Cookies on this website
We use cookies to ensure that we give you the best experience on our website. If you click 'Continue' we'll assume that you are happy to receive all cookies and you won't see this message again. Click 'Find out more' for information on how to change your cookie settings.

A feedback dissemination meeting on the just concluded Nairobi newborn study took place on Monday 30th January and was attended by 75 delegates. Discussions were on: routine newborn care in newborn units, infrastructure and services available in health facilities, accessibility of drugs, newborn care in the maternity wards, material and human resource capacity, utilization of inpatient newborn services; and the quality of existing services.

CTMGH logo for News

Representatives from 32 health facilities across Nairobi City County from public, private and faith-based hospitals who participated in the study attended. Partners in the study including the Ministry of Health, the Nursing Council of Kenya, the University of Nairobi, UNICEF, the University of Nairobi and Save the Children were also present.

The ongoing study is part of a larger study referred to as Health Services that Deliver for Newborns (HSD-N) and has five phases, which are: exploring the quality of and need for inpatient neonatal care in Nairobi City County; exploring the context of neonatal nursing, how nurses manage the pressures of working in a newborn unit; task analysis, describing tasks missed care, quantifying tasks done and those not done; understanding what influences the ability of nurses to provide quality inpatient care; documenting the roles and perceptions of mothers of hospitalized sick newborns. The last phase of the study is due for completion in the first quarter of 2018.

Similar stories

Receiving and responding to community feedback during health system crises in Kenya

KWTRP Publication Research

The responsiveness of a health system is one of its goals, alongside fairness in financing and outcomes. Listening and responding to the public can make a health system stronger and fairer. However, responsiveness is likely to be undermined, especially for vulnerable and marginal populations, in periods of crises such as disease outbreaks. In the current COVID-19 crisis, there has been more focus on health system control interventions, with minimal consideration of community views. KWTRP colleagues in Kenya consider community engagement and citizens feedback channels, concerns raised by the public and how they were handled, and highlight lessons learned.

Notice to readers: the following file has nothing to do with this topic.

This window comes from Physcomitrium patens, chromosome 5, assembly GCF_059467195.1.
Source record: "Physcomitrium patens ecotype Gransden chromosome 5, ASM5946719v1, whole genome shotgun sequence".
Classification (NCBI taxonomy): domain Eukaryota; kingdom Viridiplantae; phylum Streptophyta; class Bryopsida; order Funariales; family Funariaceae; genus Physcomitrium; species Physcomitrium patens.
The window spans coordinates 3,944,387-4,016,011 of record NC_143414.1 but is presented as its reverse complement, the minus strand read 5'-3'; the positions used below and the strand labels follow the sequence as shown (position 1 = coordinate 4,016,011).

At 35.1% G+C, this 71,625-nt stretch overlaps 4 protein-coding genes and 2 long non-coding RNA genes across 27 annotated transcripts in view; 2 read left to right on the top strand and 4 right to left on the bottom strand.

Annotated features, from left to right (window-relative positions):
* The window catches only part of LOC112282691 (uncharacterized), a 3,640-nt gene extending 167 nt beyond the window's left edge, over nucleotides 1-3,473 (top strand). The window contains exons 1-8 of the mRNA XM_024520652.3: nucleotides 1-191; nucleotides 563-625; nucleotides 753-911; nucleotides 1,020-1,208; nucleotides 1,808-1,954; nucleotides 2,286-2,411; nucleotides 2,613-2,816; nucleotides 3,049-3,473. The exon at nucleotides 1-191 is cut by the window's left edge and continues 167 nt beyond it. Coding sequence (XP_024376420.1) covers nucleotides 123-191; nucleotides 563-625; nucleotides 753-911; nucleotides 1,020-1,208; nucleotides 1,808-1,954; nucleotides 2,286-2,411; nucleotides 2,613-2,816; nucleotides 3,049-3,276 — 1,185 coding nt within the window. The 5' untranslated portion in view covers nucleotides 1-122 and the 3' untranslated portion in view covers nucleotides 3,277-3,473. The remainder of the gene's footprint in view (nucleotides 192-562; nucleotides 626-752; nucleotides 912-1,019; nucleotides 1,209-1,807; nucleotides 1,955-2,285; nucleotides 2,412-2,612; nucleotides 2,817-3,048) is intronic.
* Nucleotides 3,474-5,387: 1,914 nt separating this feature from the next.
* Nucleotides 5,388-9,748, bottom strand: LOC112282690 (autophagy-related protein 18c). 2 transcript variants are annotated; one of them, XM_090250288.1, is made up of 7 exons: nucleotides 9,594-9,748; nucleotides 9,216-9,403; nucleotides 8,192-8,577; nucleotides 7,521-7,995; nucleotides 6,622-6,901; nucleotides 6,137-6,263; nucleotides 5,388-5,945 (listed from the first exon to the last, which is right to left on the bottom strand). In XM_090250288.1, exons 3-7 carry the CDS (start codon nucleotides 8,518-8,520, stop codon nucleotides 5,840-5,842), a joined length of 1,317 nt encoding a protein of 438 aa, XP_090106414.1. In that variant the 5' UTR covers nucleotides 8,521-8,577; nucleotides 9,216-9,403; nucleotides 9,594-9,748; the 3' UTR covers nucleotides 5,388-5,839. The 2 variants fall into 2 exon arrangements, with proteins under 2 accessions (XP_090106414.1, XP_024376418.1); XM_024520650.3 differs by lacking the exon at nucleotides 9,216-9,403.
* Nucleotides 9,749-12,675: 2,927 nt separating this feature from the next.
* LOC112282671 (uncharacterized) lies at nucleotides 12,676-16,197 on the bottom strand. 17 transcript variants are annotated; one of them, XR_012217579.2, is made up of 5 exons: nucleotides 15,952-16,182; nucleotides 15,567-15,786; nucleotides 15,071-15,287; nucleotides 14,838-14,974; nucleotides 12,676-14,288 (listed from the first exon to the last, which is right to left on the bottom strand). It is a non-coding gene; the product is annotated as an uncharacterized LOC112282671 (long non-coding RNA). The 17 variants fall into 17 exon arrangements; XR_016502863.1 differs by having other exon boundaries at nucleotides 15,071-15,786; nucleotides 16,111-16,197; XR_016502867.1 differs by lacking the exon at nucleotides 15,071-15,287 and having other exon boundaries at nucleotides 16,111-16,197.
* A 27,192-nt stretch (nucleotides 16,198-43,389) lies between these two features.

Knowledge brokering platform launched to support health systems in the African region

KWTRP

The World Health Organization and partners including the KEMRI Wellcome Trust Research Programme launched AHOP (African Health Observatory Platform), an online platform to promote the exchange of evidence and experience across countries in the African region. By working to foster evidence-informed decision-making in an endeavor to re-engineer health service delivery, the initiative is expected to drive countries’ health system resilience efforts.

Trials of Oxford coronavirus vaccine begin in Kenya

KWTRP Research

Kenya has joined the global efforts in search of an effective vaccine for COVID-19 with the start of a trial evaluating the ChAdOx1 nCoV-2019 Oxford coronavirus vaccine. Following the necessary approvals from regulators, as well as the national ministry of health, and Kilifi county, the first volunteers for the trial have recently received their vaccinations.

Oxford Global Research

@Oxford General KWTRP MORU OUCRU

Oxford is world-famous for research excellence and home to some of the most talented people from across the globe. To showcase our global research, the University launched a Global Research Map, highlighting areas of research we are conducting overseas.

COVID-19: examining theories for Africa’s low death rates

@Oxford KWTRP

Africa accounts for 17% of the global population but only 3.5% of the reported global COVID-19 deaths. In many African countries, transmission has been higher but severity and mortality much lower than originally predicted based on experience in China and Europe. Kevin Marsh and Moses Alobo argue that Africa’s much younger population explains a very large part of the apparent difference. Some of the remaining gap is probably due to under reporting of events but there are a number of other plausible explanations, ranging from climatic differences, pre-existing immunity, genetic factors to behavioural differences.

COVID-19 vaccine research in Kenya

KWTRP Research

Researchers at KWTRP and University of Oxford collaborate to evaluate the ChAdOx1 nCOV-19 vaccine in Kenya